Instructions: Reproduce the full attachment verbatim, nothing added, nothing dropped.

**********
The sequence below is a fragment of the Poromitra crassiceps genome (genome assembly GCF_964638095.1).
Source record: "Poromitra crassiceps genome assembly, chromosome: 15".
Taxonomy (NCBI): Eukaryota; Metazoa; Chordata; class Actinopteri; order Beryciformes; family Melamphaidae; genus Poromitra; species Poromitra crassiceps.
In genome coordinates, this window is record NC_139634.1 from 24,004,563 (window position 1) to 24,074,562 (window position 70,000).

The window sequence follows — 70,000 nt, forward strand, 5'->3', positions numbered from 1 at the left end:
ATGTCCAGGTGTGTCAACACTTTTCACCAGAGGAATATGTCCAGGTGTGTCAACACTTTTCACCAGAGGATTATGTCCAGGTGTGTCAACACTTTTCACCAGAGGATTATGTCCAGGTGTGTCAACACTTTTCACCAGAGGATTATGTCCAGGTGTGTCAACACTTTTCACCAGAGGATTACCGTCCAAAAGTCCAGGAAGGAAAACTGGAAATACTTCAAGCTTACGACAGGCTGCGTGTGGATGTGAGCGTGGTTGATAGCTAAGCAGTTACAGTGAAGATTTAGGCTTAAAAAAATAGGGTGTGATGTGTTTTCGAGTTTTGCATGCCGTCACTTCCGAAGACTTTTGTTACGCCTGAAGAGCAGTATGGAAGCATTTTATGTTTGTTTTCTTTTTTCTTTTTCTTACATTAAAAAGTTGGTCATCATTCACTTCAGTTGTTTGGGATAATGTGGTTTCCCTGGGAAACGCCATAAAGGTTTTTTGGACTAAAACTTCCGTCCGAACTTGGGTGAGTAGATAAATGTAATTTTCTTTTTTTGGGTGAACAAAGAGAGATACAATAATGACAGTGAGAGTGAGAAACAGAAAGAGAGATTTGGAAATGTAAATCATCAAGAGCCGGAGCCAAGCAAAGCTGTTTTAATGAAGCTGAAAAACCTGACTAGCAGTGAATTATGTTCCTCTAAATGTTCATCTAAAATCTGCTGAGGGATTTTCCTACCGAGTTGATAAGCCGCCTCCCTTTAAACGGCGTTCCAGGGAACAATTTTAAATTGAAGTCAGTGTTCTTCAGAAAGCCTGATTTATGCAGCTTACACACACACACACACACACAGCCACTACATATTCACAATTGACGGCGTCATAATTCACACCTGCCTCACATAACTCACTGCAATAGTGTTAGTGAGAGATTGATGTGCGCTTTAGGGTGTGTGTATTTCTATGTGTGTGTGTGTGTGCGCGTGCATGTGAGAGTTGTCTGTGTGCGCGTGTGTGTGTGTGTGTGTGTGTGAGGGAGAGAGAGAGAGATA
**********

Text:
The sequence below is a fragment of the Poromitra crassiceps genome (genome assembly GCF_964638095.1).
Source record: "Poromitra crassiceps genome assembly, chromosome: 15".
Taxonomy (NCBI): Eukaryota; Metazoa; Chordata; class Actinopteri; order Beryciformes; family Melamphaidae; genus Poromitra; species Poromitra crassiceps.
In genome coordinates, this window is record NC_139634.1 from 24,004,563 (window position 1) to 24,074,562 (window position 70,000).

The window sequence follows — 70,000 nt, forward strand, 5'->3', positions numbered from 1 at the left end:
ATGTCCAGGTGTGTCAACACTTTTCACCAGAGGAATATGTCCAGGTGTGTCAACACTTTTCACCAGAGGATTATGTCCAGGTGTGTCAACACTTTTCACCAGAGGATTATGTCCAGGTGTGTCAACACTTTTCACCAGAGGATTATGTCCAGGTGTGTCAACACTTTTCACCAGAGGATTACCGTCCAAAAGTCCAGGAAGGAAAACTGGAAATACTTCAAGCTTACGACAGGCTGCGTGTGGATGTGAGCGTGGTTGATAGCTAAGCAGTTACAGTGAAGATTTAGGCTTAAAAAAATAGGGTGTGATGTGTTTTCGAGTTTTGCATGCCGTCACTTCCGAAGACTTTTGTTACGCCTGAAGAGCAGTATGGAAGCATTTTATGTTTGTTTTCTTTTTTCTTTTTCTTACATTAAAAAGTTGGTCATCATTCACTTCAGTTGTTTGGGATAATGTGGTTTCCCTGGGAAACGCCATAAAGGTTTTTTGGACTAAAACTTCCGTCCGAACTTGGGTGAGTAGATAAATGTAATTTTCTTTTTTTGGGTGAACAAAGAGAGATACAATAATGACAGTGAGAGTGAGAAACAGAAAGAGAGATTTGGAAATGTAAATCATCAAGAGCCGGAGCCAAGCAAAGCTGTTTTAATGAAGCTGAAAAACCTGACTAGCAGTGAATTATGTTCCTCTAAATGTTCATCTAAAATCTGCTGAGGGATTTTCCTACCGAGTTGATAAGCCGCCTCCCTTTAAACGGCGTTCCAGGGAACAATTTTAAATTGAAGTCAGTGTTCTTCAGAAAGCCTGATTTATGCAGCTTACACACACACACACACACACAGCCACTACATATTCACAATTGACGGCGTCATAATTCACACCTGCCTCACATAACTCACTGCAATAGTGTTAGTGAGAGATTGATGTGCGCTTTAGGGTGTGTGTATTTCTATGTGTGTGTGTGTGTGCGCGTGCATGTGAGAGTTGTCTGTGTGCGCGTGTGTGTGTGTGTGTGTGTGTGAGGGAGAGAGAGAGAGATA